On the irradiation device shown in Fig. 1, low- reflective and high-reflective fields, respectively, have been obtained by means of blasting and polishing, respectively, of predetermined areas on the reflecting surface (stainless steel sheet) .
The intensity variation of the generated light image (about ±7.5-8 %) is constant within the distance of 0 cm to about 20 cm from the discharge lamp 2 (see Table 1) . The percentage value in Table 1 refers to the difference between the highest and the lowest luminous flux value, respectively, divided by the highest luminous flux value. Measurements have been carried out at three different distances from the discharge lamp 2 (70, 125 and 175 mm) and at the distance from the discharge lamp 2 where the luminous flux is 1000 W/m2. Table 1
70 mm 125 mm 175 mm 1000 W/m2
Stainless steel sheet 17 15 15 16 with low-reflective and high-reflective fields, respectively
Mirror glass with 19 11 13 19 low-reflective and high-reflective fields, respectively
Table 2 below shows the distances from the radiation source 2 at which the luminous flux values of 400 and 1000 W/m2, respectively, are obtained.
Reflector material Distance from the Distance from the radiation source at radiation source at which 1000 W/m2 which 400 W/m2 is achieved is achieved
Stainless steel sheet 65 150 with low-reflective and high-reflective fields respectively
Mirror glass with 90 280 low-reflective and high- reflective fields, respectively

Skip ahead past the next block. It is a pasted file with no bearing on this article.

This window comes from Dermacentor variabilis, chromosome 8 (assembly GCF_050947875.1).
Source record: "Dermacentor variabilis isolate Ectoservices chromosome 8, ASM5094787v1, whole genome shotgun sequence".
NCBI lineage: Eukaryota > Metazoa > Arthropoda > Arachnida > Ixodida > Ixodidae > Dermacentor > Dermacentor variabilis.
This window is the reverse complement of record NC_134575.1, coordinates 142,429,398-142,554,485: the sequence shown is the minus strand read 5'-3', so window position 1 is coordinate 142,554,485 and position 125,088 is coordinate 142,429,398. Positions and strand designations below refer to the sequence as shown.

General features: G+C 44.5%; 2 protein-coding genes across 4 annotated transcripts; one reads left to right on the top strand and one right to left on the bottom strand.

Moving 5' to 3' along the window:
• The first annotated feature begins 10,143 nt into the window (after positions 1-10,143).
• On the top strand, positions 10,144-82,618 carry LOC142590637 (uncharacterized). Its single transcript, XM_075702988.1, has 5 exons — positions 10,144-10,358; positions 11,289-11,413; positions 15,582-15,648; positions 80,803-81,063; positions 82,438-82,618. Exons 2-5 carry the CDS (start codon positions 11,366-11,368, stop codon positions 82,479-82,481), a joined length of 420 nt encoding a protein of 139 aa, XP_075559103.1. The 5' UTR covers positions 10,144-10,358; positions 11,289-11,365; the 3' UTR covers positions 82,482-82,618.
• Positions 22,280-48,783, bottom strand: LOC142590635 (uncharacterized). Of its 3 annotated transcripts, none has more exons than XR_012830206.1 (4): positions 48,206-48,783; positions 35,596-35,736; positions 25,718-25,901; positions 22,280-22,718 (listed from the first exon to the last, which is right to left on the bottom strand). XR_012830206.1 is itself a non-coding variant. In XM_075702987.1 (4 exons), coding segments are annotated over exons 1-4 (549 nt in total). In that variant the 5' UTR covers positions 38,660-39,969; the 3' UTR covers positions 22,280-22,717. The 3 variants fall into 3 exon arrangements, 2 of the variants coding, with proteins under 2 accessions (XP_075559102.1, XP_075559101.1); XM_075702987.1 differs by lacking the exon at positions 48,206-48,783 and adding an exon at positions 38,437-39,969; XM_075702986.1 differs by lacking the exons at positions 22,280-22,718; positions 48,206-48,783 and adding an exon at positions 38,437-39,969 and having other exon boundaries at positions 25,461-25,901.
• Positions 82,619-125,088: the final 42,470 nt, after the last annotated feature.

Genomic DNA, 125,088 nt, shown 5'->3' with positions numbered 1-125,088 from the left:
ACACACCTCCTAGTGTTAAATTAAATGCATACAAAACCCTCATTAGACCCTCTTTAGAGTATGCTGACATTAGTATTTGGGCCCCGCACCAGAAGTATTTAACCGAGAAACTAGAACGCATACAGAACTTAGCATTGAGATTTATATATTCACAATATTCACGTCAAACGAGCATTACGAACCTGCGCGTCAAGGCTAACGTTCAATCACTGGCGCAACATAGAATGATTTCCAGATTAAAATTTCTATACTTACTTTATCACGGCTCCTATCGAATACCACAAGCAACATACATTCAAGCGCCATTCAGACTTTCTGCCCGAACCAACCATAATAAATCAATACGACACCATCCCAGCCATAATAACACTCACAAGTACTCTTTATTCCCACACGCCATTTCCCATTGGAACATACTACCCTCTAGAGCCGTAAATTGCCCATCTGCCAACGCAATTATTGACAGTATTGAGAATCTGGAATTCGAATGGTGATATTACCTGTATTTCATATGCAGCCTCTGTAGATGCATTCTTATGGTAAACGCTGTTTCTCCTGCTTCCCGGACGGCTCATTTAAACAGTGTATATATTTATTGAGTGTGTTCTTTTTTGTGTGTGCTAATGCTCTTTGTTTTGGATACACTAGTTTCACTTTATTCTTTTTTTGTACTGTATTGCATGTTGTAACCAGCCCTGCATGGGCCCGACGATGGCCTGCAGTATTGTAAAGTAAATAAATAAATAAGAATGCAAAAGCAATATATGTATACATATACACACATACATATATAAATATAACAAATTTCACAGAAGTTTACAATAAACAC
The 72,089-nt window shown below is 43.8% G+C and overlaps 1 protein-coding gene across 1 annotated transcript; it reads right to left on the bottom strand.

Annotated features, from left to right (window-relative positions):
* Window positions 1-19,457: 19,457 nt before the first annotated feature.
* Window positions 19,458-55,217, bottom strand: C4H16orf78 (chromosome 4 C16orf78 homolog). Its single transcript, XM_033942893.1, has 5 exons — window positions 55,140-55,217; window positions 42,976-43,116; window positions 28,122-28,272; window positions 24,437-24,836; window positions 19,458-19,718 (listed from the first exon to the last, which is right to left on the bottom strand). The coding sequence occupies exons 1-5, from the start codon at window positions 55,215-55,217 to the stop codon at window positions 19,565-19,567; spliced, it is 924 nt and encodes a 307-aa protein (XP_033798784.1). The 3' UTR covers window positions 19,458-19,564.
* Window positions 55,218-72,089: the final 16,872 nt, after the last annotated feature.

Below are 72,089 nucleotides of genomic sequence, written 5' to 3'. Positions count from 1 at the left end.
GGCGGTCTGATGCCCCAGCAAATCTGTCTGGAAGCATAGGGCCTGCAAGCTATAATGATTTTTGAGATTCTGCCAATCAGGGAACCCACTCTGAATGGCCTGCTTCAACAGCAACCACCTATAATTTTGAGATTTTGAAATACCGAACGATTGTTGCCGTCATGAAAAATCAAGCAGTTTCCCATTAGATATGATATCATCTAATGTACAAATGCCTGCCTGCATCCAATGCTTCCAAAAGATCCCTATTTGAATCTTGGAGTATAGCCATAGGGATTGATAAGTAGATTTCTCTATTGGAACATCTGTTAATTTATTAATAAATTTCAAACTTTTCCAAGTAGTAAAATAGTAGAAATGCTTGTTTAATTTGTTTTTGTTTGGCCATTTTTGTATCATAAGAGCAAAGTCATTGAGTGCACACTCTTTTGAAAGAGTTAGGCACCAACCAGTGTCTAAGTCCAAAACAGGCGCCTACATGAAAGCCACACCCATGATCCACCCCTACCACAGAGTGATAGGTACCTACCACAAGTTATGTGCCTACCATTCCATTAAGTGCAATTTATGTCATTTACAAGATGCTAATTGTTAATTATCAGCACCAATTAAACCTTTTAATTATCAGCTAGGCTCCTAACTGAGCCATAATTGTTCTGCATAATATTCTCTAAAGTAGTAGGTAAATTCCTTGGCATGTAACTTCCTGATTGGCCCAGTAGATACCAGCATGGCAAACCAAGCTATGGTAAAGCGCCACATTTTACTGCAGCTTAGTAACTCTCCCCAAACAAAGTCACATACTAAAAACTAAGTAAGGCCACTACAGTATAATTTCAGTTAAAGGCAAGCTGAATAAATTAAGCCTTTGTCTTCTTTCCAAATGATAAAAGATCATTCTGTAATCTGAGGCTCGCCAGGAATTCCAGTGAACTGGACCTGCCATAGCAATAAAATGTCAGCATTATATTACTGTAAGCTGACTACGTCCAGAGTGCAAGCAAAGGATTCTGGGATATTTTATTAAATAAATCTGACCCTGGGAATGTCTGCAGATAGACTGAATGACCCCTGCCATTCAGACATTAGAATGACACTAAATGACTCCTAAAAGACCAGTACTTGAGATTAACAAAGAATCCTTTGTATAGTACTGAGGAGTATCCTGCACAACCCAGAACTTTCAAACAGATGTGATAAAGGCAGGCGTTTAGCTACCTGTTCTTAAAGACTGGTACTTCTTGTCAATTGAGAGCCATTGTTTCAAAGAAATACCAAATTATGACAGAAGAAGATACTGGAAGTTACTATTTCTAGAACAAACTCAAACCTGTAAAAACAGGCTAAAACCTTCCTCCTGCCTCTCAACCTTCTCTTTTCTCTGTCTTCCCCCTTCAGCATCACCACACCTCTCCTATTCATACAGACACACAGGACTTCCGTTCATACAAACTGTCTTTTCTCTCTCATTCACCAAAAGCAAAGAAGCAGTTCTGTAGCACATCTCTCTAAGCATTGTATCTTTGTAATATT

It will be appreciated that a number of modifications of the above-mentioned disclosed embodiment are possible within the scope of the invention, as defined in the appended claims.
|Cited Patent||Filing date||Publication date||Applicant||Title|
|WO1997040888A1 *||24 Apr 1997||6 Nov 1997||Glaxo Group Limited||Therapy apparatus and method|
|WO1999056827A2 *||26 Apr 1999||11 Nov 1999||Dusa Pharmaceuticals, Inc.||Illuminator for photodynamic therapy|
|WO2000041768A1 *||14 Jan 2000||20 Jul 2000||Light Sciences Corporation||Patient portable device for photodynamic therapy|
|EP0255426A1 *||17 Jul 1987||3 Feb 1988||JETSUN INTERNATIONAL S.á.r.l.||Device for emission of ultraviolet rays and treating installation comprising such devices|
|US4388675 *||15 Dec 1980||14 Jun 1983||Ian Lewin||Indirect lighting fixture|
|US5649754 *||13 Jan 1995||22 Jul 1997||Photo Craft Co., Ltd.||Illuminating apparatus and a method of manufacturing an edge light conductor for use therein|
|International Classification||F21V7/04, A61N5/06|
|Cooperative Classification||F21V7/04, A61N2005/0644, A61N2005/0654, A61N5/062|